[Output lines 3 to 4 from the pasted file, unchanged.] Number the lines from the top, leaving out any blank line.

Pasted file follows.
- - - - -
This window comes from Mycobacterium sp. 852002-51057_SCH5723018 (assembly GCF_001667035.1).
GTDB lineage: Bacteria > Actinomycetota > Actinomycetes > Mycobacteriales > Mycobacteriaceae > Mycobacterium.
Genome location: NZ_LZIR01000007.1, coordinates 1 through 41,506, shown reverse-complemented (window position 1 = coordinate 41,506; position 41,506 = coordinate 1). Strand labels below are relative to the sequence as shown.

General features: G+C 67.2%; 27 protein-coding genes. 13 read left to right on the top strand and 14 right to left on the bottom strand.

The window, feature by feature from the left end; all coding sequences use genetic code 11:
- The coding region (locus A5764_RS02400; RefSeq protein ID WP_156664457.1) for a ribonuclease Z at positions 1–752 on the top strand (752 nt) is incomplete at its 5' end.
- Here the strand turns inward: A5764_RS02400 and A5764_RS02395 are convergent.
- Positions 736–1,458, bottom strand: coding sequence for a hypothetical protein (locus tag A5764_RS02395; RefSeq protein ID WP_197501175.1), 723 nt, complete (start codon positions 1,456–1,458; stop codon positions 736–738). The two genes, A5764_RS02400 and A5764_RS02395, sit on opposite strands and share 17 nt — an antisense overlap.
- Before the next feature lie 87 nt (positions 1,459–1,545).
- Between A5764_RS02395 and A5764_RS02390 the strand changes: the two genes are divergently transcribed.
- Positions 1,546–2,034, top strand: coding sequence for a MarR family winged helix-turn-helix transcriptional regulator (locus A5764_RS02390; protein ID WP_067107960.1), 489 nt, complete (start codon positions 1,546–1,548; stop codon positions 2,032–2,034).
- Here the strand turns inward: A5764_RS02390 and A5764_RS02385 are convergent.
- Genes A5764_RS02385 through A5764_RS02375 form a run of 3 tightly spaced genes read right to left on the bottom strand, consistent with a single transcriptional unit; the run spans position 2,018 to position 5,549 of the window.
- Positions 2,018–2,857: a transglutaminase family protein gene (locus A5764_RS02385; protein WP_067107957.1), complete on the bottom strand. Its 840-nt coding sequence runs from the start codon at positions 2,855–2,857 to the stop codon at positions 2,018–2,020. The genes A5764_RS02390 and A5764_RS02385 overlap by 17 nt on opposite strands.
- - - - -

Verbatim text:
Genome location: NZ_LZIR01000007.1, coordinates 1 through 41,506, shown reverse-complemented (window position 1 = coordinate 41,506; position 41,506 = coordinate 1). Strand labels below are relative to the sequence as shown.

General features: G+C 67.2%; 27 protein-coding genes. 13 read left to right on the top strand and 14 right to left on the bottom strand.